YouTube Series “Molly’s Movement” Shows Us What Coping with Dementia Looks Like

Each week, a man films his mother's experiences with Lewy body dementia
Joey sits in a car with his mother, Molly, as part of his video series showing how she's coping with dementia


Clinically speaking, Lewy body dementia, or LBD, is a brain disorder that impacts a person’s behavior, movement, memory and cognition, along with basic bodily functions like blood pressure and bladder control. But for Joey Daley, this sterile list of symptoms doesn’t capture what coping with dementia is actually like on a daily basis.

This is what inspired Joey to create a series of weekly YouTube videos, which he calls “Molly’s Movement.” The series chronicles the daily life of his mother, Molly, who has LBD. By showing how Molly is coping with dementia and what her everyday life looks like, Joey hopes to educate his audience about LBD and remind viewers that there are real people living with this disease every day.

Joey explains that too often, people think coping with dementia means occasionally forgetting where you left your keys. In reality, LBD can have devastating consequences, both for patients who have the disease and for their loved ones.

For instance, in one harrowing video, Joey shows the stark contrast between one of the first videos he ever made (in January 2017) and one of his more recent videos (filmed in July).

Although only 7 months had passed, Molly’s memory and cognition had already dramatically deteriorated. In the clip from January, she spiritedly talks about a trip to Lima with Joey, cracking jokes about a drink that she’s holding in her hand. She appears to be completely lucid and full of energy. She speaks quickly and shows off her warm sense of humor.

But when the video cuts away to the more recent clip of Molly, it feels like watching an entirely different person. Sitting in the car with Joey, she’s no longer as lucid as she was in January. Molly has trouble staying on topic, forgetting what she was about to say mid-sentence. She also struggles to keep track of time, unsure how long it’s been since Joey first picked her up from her care facility. Her once-glimmering eyes appear glazed-over, and she speaks in a slower, more monotonous tone.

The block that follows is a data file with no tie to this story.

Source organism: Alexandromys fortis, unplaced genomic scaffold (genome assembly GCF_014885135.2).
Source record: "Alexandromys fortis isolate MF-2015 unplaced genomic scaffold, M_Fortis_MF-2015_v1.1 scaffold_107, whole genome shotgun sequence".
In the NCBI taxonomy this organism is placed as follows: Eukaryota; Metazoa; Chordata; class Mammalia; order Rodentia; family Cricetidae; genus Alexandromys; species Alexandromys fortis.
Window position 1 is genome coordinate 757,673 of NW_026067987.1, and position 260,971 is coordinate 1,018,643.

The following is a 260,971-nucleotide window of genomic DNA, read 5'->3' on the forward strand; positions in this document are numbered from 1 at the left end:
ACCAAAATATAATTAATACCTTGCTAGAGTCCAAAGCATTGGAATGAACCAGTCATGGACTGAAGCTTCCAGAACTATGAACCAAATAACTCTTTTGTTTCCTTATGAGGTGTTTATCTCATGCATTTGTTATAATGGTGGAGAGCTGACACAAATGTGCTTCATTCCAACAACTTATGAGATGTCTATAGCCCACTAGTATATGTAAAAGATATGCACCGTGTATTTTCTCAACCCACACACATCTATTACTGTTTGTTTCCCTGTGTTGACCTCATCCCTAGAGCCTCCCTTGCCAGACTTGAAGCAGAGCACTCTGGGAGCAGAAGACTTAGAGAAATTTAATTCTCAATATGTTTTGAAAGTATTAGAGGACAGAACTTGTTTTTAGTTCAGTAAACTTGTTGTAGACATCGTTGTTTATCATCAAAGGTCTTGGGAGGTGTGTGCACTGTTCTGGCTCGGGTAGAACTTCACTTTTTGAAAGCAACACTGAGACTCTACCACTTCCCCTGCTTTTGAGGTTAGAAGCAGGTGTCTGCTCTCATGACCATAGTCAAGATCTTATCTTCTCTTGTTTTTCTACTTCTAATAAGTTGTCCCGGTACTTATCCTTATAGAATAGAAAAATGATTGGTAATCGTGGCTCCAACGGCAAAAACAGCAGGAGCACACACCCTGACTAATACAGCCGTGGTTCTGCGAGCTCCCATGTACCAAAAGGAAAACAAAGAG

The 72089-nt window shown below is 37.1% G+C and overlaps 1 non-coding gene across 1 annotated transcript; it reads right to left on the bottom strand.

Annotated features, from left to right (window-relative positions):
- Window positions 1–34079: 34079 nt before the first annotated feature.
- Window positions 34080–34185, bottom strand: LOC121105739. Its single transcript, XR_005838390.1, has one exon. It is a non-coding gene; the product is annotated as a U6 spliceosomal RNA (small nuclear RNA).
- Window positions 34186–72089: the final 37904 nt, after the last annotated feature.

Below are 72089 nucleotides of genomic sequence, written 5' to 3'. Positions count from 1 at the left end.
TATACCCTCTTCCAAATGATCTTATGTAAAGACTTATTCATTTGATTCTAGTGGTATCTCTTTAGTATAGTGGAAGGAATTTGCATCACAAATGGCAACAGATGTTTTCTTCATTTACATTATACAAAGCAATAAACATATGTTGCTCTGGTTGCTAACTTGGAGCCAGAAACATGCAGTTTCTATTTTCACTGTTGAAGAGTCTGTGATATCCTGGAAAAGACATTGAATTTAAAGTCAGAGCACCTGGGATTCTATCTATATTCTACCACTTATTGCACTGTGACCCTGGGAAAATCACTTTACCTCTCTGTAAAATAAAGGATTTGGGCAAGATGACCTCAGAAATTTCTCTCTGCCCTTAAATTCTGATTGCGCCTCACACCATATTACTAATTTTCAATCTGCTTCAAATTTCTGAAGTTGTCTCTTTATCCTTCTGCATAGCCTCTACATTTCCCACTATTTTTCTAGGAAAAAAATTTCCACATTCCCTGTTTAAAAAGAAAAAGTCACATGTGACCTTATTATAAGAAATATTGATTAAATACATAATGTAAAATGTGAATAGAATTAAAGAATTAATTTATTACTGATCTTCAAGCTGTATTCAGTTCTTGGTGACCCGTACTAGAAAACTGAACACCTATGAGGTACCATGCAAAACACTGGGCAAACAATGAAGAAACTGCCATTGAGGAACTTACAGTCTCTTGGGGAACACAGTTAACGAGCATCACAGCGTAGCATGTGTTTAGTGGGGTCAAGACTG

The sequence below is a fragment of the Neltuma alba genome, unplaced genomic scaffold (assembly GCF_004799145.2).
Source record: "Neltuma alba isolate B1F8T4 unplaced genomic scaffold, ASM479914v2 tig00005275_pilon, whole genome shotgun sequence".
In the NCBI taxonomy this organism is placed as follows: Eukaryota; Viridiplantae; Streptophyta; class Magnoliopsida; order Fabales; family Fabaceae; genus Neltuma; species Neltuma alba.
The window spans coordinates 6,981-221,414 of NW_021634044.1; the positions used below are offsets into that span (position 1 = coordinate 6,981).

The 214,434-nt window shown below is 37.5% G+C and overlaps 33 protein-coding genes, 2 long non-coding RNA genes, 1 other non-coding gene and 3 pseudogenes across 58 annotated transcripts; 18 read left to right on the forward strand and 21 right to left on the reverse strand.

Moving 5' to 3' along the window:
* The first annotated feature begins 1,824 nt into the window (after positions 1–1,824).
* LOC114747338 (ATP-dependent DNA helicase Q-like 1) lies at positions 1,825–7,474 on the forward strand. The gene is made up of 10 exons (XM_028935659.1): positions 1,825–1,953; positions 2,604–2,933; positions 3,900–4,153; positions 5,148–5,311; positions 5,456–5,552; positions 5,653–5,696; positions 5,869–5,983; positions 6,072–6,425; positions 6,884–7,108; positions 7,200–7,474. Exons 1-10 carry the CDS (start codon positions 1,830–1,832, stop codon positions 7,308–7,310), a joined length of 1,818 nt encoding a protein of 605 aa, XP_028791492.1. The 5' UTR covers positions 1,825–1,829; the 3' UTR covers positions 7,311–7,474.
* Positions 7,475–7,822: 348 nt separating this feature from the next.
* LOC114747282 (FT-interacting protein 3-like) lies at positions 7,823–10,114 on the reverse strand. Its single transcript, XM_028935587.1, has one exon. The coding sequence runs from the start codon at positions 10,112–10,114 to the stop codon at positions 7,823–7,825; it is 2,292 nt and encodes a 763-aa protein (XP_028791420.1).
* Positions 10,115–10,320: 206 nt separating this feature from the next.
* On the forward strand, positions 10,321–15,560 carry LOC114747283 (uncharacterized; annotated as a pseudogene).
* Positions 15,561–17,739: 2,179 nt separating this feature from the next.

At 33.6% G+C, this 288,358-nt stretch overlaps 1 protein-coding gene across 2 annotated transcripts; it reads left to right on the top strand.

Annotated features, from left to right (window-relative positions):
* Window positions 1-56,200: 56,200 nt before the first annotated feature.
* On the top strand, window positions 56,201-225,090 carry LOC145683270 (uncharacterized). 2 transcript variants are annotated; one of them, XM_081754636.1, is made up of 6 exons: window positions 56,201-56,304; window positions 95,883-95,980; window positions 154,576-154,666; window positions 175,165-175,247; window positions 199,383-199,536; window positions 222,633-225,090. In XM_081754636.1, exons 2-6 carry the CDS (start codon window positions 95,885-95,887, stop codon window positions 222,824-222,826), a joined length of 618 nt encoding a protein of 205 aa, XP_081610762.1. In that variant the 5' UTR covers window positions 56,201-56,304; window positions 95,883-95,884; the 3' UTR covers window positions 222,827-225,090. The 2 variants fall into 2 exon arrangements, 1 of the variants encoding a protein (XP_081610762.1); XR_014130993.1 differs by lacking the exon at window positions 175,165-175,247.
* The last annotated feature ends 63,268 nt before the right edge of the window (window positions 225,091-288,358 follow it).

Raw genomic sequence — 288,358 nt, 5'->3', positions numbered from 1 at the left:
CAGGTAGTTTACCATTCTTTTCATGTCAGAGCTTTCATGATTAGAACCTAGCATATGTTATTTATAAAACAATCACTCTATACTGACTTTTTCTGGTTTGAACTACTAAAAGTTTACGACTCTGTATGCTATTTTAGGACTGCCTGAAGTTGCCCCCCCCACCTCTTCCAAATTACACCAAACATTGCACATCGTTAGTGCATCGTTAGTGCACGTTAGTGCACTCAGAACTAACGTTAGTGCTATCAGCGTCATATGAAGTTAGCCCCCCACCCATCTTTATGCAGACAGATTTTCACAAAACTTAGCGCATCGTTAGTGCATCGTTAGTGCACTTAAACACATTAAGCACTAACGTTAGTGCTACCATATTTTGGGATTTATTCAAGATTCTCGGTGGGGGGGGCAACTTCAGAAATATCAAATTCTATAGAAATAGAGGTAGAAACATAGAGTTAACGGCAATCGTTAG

Videos like these are difficult to watch, but they serve as an important reminder for viewers: a list of symptoms doesn’t capture what happens to real people with a disease. Forgetfulness isn’t the only difficulty when coping with dementia. Relatives also have to deal with a change in their loved one’s personality as dementia takes away some of their beautiful, quirky, vivid characteristics and replaces them with dulled-down traits. This alone can be extremely difficult for loved ones to watch, especially when dementia impacts a bold, warm person like Molly.

But the videos also provide hope to those coping with dementia. In a different clip from July 2017, Molly is far more lucid.

Joey films her as she’s getting a haircut. She talks to him about the weather and even cracks a few jokes, as she did back in January. Videos like this show that coping with dementia can be unpredictable, and sometimes has its beautiful moments. Loved ones grow to appreciate and relish these lucid days, and Joey reminds his viewers that they can still enjoy the time that they have left, even as the disease progresses.

To watch “Molly’s Movement” in its entirely, you can visit Joey’s official YouTube channel.

If you would like to learn more about coping with dementia, check out this post from Tani Bahti about her mother’s life with Alzheimer’s disease. 

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